The holidays are joyous and… a little inconvenient if you are a stepparent. There are so many activities, parties and gatherings to attend and it’s hard to pack it all into your custody arrangement. Celebrating the Holidays with a Blended Family can be difficult to coordinate and many times, feelings get hurt.
However, there can be compromise, and everyone can learn to make the most of the time they have together.
The most important thing to remember is the kids. They are the most important and often the most overlooked in this tangled web. Unfortunately, kids are often used as pawns so parents can hurt or manipulate the other parent.
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If you are a parent or stepparent faced with splitting time with your kids this holiday season, take a note or two from these tips to make life easier for everyone.
Celebrating the Holidays with a Blended Family
Ask the Kids
Here’s a thought: What does the kid want to do?
If your child or stepchild is old enough to make these kind of decisions, I encourage you to give the power to the child. Allowing them to make big decisions makes them feel more in control.
Let them know that feelings will not be hurt, and the decision is completely up to them. Both parents should be on the same page with this idea to provide the proper encouragement. It will be a little scary for the kids at first, but I believe this builds great confidence for future decision making.
Working together is the best solution one could hope for, but it’s also one of the most challenging, especially if you are dealing with a high-conflict parent.
Here’s the thing: No one can have the kids the entire holiday season. It’s not fair to anyone, especially the kids!
For our situation, we switch one year on and one year off for both Christmas and Thanksgiving. When there is something more exciting happening at the other’s home, we allow him to make the decision on where to spend his time.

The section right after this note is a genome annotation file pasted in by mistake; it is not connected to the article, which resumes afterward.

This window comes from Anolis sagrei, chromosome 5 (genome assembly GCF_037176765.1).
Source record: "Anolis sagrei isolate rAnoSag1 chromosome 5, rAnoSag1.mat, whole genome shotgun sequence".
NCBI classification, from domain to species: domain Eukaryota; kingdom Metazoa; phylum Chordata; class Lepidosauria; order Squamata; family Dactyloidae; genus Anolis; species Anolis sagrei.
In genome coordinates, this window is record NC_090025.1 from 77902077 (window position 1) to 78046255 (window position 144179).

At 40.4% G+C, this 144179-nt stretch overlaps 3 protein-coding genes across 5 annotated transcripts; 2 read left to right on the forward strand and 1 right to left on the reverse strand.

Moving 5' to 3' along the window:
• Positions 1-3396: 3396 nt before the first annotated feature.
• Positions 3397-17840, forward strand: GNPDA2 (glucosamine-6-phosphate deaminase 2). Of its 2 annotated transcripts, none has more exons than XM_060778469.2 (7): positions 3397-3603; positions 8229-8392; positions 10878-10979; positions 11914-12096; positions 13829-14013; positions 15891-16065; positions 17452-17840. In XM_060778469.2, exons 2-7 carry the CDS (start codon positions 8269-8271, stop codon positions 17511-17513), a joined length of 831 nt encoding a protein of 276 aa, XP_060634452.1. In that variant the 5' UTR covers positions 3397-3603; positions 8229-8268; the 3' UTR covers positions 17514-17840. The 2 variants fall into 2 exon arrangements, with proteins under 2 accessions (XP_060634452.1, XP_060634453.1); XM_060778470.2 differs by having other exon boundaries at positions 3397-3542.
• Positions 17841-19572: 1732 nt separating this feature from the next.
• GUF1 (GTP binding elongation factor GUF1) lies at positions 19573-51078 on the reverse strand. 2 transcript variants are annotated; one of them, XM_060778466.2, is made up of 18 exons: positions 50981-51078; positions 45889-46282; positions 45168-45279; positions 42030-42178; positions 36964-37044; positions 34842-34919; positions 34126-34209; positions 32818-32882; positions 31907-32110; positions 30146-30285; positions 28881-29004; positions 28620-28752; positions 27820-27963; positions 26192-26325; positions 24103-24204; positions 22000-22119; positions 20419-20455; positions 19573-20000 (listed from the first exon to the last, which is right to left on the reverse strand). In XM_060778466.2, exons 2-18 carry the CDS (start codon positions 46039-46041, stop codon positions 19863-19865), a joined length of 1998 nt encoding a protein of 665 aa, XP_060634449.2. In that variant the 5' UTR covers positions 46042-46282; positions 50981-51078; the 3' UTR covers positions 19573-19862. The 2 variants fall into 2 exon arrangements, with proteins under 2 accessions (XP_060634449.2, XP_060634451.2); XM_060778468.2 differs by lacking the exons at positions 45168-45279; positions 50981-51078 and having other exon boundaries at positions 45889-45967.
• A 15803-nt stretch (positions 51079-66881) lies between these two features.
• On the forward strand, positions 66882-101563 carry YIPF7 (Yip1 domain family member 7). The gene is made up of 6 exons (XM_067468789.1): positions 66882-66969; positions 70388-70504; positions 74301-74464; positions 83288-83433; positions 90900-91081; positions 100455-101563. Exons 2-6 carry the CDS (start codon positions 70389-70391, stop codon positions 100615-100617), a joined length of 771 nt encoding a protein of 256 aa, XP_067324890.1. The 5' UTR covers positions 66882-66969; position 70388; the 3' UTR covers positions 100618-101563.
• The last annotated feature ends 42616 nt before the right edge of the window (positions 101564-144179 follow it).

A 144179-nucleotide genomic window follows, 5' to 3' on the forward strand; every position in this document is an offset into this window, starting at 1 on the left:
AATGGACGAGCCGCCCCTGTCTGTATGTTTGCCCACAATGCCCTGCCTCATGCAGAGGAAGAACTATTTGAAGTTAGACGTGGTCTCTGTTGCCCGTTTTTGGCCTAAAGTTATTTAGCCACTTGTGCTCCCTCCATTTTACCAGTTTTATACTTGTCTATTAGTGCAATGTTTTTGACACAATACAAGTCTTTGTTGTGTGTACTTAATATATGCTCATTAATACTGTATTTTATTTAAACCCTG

It’s important to acknowledge that each parent (and their respective families) want to see the kids, too. Go by The Golden Rule. Would you want to be excluded from spending the holidays with your kids?!
I’ve heard a lot of people say, “Christmas can be celebrated any day.” And that’s true! If one parent has the children on Christmas Eve, the other parent may have them for Christmas Day. That’s OK! Don’t get hung up on the actual date. You could really teach kids a lesson by showing them no matter the day, you can keep Christmas all year round.
You could even make it Christmas morning all over again with a special breakfast, stockings, movies and pajamas all day.
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Go to Important Events Together
No one wants to miss the school Christmas Concert or Pageant. Make arrangements on your schedule to be at each and every activity you can make. If you can help the other parent by gathering incidentals for the costumes, etcetera, do so. It’s hard to be hateful to a kind heart.
No, it’s not the most comfortable thing to be elbow-to-elbow with the ex, but do it for the kids. When kids see their parents coming together (even with other spouses), they feel supported and “seen” which is so important for their esteem levels.
Include the Extended Family
Remember that it’s not only you and the other set of parents that want to spend time with the kids. Grandparents and extended family play vital roles in children’s lives – divorced or not.
Include aunts, uncles and cousins whenever possible. So many family members are left out when custody arrangements are made between parents. Don’t do this to your step kids. Make it a point to involve the grandparents and extended family in the holiday festivities.
Embrace the Time You’re Away from the Kids
It’s harder than it sounds, but just because the kids are away doesn’t mean you can enjoy the holidays, too. Take this time to curl up with your spouse and watch a movie or go out to dinner. This is also a great time to take care of wrapping their gifts or going Christmas shopping for them.
Sharing step kids during the holidays can be rough, but it doesn’t have to be difficult. Do you have any other tips that work for your family?